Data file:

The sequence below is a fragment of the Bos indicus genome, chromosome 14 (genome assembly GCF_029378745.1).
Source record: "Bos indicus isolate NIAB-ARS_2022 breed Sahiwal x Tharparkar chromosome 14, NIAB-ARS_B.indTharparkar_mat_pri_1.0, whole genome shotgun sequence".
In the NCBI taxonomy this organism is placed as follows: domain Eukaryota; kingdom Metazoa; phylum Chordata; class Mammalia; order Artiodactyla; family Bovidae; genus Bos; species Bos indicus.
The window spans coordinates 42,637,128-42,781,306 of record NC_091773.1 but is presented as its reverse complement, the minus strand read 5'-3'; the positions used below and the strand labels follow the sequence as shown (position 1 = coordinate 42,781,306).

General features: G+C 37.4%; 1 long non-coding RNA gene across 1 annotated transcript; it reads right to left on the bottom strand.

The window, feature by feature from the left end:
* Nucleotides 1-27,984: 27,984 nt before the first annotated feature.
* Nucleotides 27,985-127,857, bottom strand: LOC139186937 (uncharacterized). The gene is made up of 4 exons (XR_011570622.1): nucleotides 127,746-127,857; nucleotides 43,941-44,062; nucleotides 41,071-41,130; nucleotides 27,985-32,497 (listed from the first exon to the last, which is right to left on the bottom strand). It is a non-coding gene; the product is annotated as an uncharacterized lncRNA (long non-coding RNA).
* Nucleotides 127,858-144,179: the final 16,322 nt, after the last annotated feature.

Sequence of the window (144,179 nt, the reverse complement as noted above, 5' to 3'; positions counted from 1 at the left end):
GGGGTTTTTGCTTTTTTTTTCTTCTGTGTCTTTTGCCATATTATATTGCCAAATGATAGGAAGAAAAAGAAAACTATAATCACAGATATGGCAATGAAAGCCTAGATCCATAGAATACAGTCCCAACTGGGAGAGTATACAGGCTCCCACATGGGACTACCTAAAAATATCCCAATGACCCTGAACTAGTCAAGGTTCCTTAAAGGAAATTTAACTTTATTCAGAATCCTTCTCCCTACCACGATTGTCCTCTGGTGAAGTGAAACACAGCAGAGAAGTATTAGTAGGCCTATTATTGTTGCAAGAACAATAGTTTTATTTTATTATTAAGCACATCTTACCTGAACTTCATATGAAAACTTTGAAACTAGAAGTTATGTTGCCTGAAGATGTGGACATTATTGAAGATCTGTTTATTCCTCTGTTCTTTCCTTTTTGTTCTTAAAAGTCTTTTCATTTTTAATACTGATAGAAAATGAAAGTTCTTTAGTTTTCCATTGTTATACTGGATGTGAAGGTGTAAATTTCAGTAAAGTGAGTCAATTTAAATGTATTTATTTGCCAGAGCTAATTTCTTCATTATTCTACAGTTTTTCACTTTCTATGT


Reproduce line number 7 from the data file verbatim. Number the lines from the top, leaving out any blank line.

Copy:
* Nucleotides 1-27,984: 27,984 nt before the first annotated feature.